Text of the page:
I was always so excited to go to the hairdressers. It seemed like something that would change my entire appearance. Style gurus in television programmes like ‘10 years younger’ taught me that hair is such a crucial part of my appearance. All of my favourite kids TV programmes that I grew up on had at some point used the ‘oh-no-she-got-gum-in-her-hair-and-now-she-has-to-rip-out-a-chunk-of-it-how-embarrassing’ trope that caused the otherwise powerful leading ladies to become centrepieces of ridicule. This taught me how important my hair truly was. Don’t fuck it up, TV said. You’ll be ugly, TV said.

My hairdresser was separating my hair to cut it, when my mum, who at the time had recently been diagnosed with alopecia, stopped her. ‘What’s that?’ she asked, gently. My hairdresser, a friend of my mum’s who knew of her alopecia, became silent. ‘What? What is it?’ I asked. I felt the tension grow in the room. My mum let me know about the small bald patch on the middle of the back of my head. My stomach dropped, my heart shattered, my world stopped. From that moment on, my life was different. My future was different. I went home after that haircut and cried. I cried and cried, and cried. Not just for days, but for weeks and even months. Who’s going to love me? I thought. Who will I tell? How much more will fall out? I began to feel everything spin out of control. My beautiful, curly auburn locks were no longer something that I felt proud of. I no longer looked forward to getting my hair cut. I no longer felt loveable.

Before me, my mother had already been diagnosed with alopecia, after an accident caused her to temporarily lose the ability to walk. She lost most of her hair, and developed an underactive thyroid that caused her to gain a lot of weight. This lead to a deep depression. It was the first time I ever saw my mum weak, hopeless and lost. Now, she is stronger because of it, and tells every woman she meets about how empowering it was to be fat, bald, and disabled; three things that our society deems the ugliest.

Now, I realize that some may be thinking it’s rather dramatic to talk about alopecia as if it were a terminal, life threatening disease. I would agree with those people. However, statistics prove that when people, especially women, suffer from hair loss, they would give up everything just to have hair again.

Eventually that little patch would grow, and make me lose one third of my hair on the back of my head. This led me to believe that it would eventually all go, and I would lose my entire head. Luckily, it stopped there. I was able to conceal it with hairgrips, and hats. I avoided sitting in the front of class, thinking everyone would laugh if they saw I was bald underneath. I told no-one, in fear that they would find it too disgusting. In hindsight, this was ridiculous. But at the age of 14, with my mental state slowly deteriorating and my sense of self confidence essentially gone, there wasn’t a rational bone in my body.

This was one of the worst times in my life. I had never felt uglier, more worthless, and more unlovable. The alopecia caused me to isolate myself, giving me more time to feed my ever growing habit of self-pity and self-loathing. Though forums full of young women who felt the same made me feel a little less alone, it was still dark, scary and lonely. Eventually my mum got better, stronger, and became her bracing, wondrous self again. She still had alopecia, but she was OK with it. She got me counselling, and my family and friends, as I opened up to them, were incredibly supportive. Although my alopecia was still going strong (and was also being very inconvenient with where it chose to show up) (how the fuck do you hide a bald patch on your natural cow’s lick?), It never showed up like it did when I first got it. I got steroid injections in my head on a regular basis which caused the patches to get smaller and easier to handle.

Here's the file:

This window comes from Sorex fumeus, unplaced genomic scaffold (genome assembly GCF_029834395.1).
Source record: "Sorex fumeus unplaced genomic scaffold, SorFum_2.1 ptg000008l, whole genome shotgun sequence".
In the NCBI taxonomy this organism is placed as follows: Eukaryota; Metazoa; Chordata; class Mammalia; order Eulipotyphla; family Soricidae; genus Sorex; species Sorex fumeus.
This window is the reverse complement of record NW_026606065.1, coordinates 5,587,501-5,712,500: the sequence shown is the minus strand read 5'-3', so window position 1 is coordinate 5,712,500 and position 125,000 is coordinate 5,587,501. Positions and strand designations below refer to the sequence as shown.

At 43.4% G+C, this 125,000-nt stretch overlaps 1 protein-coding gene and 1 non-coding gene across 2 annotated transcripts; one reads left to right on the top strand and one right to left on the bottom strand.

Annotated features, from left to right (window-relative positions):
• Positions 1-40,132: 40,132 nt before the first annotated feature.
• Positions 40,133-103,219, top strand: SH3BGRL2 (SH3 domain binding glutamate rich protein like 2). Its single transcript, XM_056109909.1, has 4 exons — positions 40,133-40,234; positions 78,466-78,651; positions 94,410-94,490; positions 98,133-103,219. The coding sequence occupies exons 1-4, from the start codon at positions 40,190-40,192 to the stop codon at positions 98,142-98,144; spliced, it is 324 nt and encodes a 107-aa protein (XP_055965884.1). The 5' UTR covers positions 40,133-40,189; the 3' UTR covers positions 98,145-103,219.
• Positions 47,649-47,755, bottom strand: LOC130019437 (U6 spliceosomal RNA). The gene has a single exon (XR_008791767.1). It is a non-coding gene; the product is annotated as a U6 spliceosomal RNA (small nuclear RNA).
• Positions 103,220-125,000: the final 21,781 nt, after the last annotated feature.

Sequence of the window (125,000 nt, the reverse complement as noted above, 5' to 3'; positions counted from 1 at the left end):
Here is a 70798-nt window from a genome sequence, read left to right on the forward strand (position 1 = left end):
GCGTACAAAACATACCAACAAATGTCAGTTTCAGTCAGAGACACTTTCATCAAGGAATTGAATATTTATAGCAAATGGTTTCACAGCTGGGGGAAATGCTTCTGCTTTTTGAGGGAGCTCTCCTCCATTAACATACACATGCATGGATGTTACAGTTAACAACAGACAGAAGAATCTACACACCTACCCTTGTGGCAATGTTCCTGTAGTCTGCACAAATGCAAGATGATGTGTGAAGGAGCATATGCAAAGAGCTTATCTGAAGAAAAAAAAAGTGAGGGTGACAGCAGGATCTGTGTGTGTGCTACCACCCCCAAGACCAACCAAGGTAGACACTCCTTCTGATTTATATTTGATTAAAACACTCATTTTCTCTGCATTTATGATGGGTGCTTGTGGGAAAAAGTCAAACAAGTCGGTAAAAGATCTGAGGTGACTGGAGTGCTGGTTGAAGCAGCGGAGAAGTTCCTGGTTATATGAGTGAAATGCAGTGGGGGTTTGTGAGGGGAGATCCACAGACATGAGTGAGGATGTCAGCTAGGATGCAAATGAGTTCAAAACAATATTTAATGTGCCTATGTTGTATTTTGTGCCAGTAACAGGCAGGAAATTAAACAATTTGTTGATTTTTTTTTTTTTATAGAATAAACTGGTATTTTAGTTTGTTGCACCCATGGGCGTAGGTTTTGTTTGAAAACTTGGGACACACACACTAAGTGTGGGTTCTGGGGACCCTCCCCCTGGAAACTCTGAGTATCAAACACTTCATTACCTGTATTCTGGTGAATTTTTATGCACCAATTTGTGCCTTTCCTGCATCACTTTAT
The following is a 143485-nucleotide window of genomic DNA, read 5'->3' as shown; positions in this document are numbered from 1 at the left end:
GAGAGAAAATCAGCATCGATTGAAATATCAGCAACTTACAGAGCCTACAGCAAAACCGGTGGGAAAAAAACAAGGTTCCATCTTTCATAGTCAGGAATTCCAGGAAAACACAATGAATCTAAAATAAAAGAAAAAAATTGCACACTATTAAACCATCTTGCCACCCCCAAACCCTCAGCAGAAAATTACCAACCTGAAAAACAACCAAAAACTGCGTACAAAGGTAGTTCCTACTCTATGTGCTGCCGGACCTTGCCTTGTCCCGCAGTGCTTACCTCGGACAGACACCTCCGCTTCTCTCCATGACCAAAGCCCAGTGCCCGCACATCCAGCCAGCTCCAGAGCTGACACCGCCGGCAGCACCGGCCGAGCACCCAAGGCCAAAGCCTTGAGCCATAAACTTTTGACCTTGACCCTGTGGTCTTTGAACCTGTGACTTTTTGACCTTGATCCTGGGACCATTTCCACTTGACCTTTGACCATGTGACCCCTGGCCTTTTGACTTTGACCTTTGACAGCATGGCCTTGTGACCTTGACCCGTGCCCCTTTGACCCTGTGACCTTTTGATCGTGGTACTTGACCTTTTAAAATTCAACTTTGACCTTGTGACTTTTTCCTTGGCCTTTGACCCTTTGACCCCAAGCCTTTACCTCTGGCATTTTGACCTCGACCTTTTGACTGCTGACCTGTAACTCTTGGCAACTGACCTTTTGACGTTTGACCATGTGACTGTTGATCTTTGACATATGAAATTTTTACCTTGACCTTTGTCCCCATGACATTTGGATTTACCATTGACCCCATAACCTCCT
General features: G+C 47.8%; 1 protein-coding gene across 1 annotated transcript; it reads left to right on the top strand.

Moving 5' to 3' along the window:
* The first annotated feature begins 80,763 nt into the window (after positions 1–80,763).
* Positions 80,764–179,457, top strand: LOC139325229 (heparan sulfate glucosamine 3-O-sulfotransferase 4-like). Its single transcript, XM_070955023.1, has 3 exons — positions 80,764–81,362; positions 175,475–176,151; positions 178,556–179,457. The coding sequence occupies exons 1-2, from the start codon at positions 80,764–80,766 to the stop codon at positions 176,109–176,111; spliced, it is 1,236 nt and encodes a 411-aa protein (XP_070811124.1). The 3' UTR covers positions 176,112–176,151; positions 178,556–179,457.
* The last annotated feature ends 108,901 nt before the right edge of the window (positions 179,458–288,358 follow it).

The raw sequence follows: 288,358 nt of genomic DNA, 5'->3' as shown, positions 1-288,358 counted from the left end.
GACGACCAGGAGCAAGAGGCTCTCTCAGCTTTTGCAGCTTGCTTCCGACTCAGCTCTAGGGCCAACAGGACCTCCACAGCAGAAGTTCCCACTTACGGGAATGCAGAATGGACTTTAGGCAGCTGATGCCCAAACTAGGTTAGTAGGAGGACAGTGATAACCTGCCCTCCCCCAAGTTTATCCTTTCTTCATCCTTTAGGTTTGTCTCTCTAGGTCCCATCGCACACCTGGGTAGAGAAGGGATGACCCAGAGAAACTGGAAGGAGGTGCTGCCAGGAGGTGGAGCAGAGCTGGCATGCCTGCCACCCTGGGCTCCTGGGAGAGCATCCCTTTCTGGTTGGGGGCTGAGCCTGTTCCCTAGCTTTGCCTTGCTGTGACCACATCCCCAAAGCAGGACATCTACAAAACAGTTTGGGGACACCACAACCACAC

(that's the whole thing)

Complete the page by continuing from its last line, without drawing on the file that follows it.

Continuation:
Now, here I am today. Stronger, happier, with a high self-esteem and a level of openness to the point that most people have to ask me NOT to share too much. I rarely get bald patches and if I do, it doesn’t particularly bother me.

It’s important to note that I’ve been incredibly lucky with my alopecia. It thankfully didn’t develop too much. For some people, however, it does. To prove how traumatic it can really feel, I decided to reach out to some women on twitter who also suffer from alopecia, and ask them for their experience.

‘My alopecia started when I was 11. I was devastated. I felt like I wasn’t a proper girl anymore. It was just heart-breaking for me. I was so jealous of other girls with lovely long hair. I felt so alone. I had no one to talk to about it. My alopecia gets worse when I am stressed. I was bullied quite badly throughout secondary school and this made my stress levels worse and my hair fell out more. It was a never ending cycle. I’m 28 now and I’ve worn wigs for the past 7 years as I was no longer able to hide the bald spots. I recently went 3 months with no wig but my hair fell out again and I felt the same way I did when I was a wee girl. Just devastated. It’s something I’ve just had to accept. I’ll never have lovely hair and I’ll always feel like I lost some of my femininity.’ –Amy Tucker, 28

‘Getting diagnosed with Alopecia was absolutely soul destroying – you’re losing something that essentially forms so much of your identity, so it changes the way you see yourself, and rattles and shakes up the way you saw yourself in the future. Plus, there are also so many unknowns – when will it stop? How will people treat you? What’s next?’ –Katie Hale, 23

‘Losing my hair was a frightening experience. Women without hair weren’t classed as pretty, apart from seven of nine in Star Trek and I certainly didn’t have her figure. I dealt with it as I was a strong women in her thirties with a loving family. After a while I shaved my remaining hair off, I didn’t want to carry on having it fall out bit by bit. So I took control of it. When my teenage daughter also got Alopecia that was much harder to take. Peer pressure at that age is so hard. As she went on her own personal journey of acceptance I was so proud of her and her inner strength. She started to own it and take back control of her life. Alopecia taught me that I am more than my appearance.’–Samantha Garner, 47 (a.k.a. My mum)